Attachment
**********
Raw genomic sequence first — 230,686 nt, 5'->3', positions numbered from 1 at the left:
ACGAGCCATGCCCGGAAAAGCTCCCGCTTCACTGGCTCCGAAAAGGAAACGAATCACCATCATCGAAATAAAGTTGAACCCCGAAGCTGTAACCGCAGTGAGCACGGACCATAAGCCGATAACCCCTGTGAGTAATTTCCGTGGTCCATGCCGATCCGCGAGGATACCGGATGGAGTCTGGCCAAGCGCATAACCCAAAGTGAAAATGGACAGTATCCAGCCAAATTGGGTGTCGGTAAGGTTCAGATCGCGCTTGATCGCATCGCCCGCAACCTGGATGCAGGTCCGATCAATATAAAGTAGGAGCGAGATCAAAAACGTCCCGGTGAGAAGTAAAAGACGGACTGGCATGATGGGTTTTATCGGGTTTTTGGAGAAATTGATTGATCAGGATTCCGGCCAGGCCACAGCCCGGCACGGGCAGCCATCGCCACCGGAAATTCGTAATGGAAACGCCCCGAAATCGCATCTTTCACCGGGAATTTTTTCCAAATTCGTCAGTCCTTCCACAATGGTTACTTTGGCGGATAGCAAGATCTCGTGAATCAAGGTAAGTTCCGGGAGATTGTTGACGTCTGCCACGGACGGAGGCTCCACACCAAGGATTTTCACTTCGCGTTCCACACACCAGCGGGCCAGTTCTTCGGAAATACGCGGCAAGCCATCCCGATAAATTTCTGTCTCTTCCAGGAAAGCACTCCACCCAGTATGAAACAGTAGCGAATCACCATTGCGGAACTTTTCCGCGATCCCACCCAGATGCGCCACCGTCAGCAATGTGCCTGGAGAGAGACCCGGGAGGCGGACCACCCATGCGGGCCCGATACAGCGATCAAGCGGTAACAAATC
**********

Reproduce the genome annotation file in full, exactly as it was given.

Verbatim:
Raw genomic sequence first — 230,686 nt, 5'->3', positions numbered from 1 at the left:
ACGAGCCATGCCCGGAAAAGCTCCCGCTTCACTGGCTCCGAAAAGGAAACGAATCACCATCATCGAAATAAAGTTGAACCCCGAAGCTGTAACCGCAGTGAGCACGGACCATAAGCCGATAACCCCTGTGAGTAATTTCCGTGGTCCATGCCGATCCGCGAGGATACCGGATGGAGTCTGGCCAAGCGCATAACCCAAAGTGAAAATGGACAGTATCCAGCCAAATTGGGTGTCGGTAAGGTTCAGATCGCGCTTGATCGCATCGCCCGCAACCTGGATGCAGGTCCGATCAATATAAAGTAGGAGCGAGATCAAAAACGTCCCGGTGAGAAGTAAAAGACGGACTGGCATGATGGGTTTTATCGGGTTTTTGGAGAAATTGATTGATCAGGATTCCGGCCAGGCCACAGCCCGGCACGGGCAGCCATCGCCACCGGAAATTCGTAATGGAAACGCCCCGAAATCGCATCTTTCACCGGGAATTTTTTCCAAATTCGTCAGTCCTTCCACAATGGTTACTTTGGCGGATAGCAAGATCTCGTGAATCAAGGTAAGTTCCGGGAGATTGTTGACGTCTGCCACGGACGGAGGCTCCACACCAAGGATTTTCACTTCGCGTTCCACACACCAGCGGGCCAGTTCTTCGGAAATACGCGGCAAGCCATCCCGATAAATTTCTGTCTCTTCCAGGAAAGCACTCCACCCAGTATGAAACAGTAGCGAATCACCATTGCGGAACTTTTCCGCGATCCCACCCAGATGCGCCACCGTCAGCAATGTGCCTGGAGAGAGACCCGGGAGGCGGACCACCCATGCGGGCCCGATACAGCGATCAAGCGGTAACAAATC